Seven Samurai, a film about the life-ruining generational pain of violence, has somehow found itself adapted dozens of times into stories about small squads of cool dudes kicking bandit ass in defense of wholesome peasants. The Mandalorian adds itself to this lineup with its most sentimental episode yet, a treacly forty minutes of smiling backwater space-shrimp farmers and snarling alien ruffians directed by Bryce Dallas Howard. It feels like something that wouldn’t be out of place as part of a Stargate cable TV serial, lots of woven baskets and well-made but unconvincingly spotless costumes. There’s an order of magnitude more money here, sure, but what does that matter if the work itself has no vision?
The supporting cast is one of the weakest I’ve seen on TV this year. Gina Carano is airless as former Rebel Cara Dune and Julia Jones as the farm-widow Omera exists solely to be interested in the Mandalorian and concerned about her kid. There are gee-whiz child actors, forgettable peasants, and faceless thugs. It’s bargain basement prestige TV, edgeless and saccharine, its characters more costume than person, its camera work broad. The persistent use of lens flare too frequently interjects the extremely limited technique’s corny sense of awe and immediacy into scenarios like kids chasing an alien frog while the score’s sappy strings whimper along. Howard’s direction is joyless, achieving coherent imaging — as in the shot of the AT-ST standing opposite the village — maybe twice.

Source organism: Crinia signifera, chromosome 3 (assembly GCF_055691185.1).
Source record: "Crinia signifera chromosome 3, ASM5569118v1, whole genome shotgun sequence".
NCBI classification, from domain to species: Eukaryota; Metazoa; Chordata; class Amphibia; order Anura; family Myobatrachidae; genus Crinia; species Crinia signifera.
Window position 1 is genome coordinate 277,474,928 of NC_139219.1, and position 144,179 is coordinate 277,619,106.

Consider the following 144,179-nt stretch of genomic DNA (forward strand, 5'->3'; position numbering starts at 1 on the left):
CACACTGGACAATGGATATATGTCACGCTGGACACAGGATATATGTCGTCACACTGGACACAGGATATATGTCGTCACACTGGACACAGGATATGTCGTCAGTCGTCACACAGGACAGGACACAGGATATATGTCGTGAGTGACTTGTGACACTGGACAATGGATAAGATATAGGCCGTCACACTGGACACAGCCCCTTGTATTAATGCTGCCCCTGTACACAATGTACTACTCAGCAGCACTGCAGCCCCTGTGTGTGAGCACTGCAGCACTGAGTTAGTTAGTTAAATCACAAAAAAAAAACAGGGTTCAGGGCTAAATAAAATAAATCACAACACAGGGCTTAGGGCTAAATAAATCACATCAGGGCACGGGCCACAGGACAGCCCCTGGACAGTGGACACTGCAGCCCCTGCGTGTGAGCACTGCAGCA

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A Mandalorian Walks Into a Bar
The episode surely has no intention of setting itself up as a real contender with Seven Samurai, but its brainless adaptational misfire in engaging the famous film’s themes and structure are no less a failure for it. It reproduces scenes like peasants drilling with spears with no understanding of what the original meant and no interest in playing for real stakes. None of these intrepid villagers die, or lose their livelihoods, or have to face anything ugly in or about themselves. Neither the Mandalorian nor Cara is ever believably imperiled. It’s paint-by-numbers television, the frame of its story built around marketable elements like a faceless protagonist, a cute baby Yoda puppet, and a brawny Rebel chick.
None of these things exists for any reason but to stoke the fire of the Star Wars brand. That along the way it’s mainly boring and unpleasant to look at and listen to strips it of whatever popcorn worth it might merit, relegating it to the absolute lowest tier of marketing tie-in cinema. With talent involved — as with last week’s Deborah Chow-helmed installment — there’s entertainment, at least, but strip that away and you’re left with hold music. Office carpeting. A bare billboard. The Mandalorian feels more and more as though it’s nothing but a commercial for more Star Wars.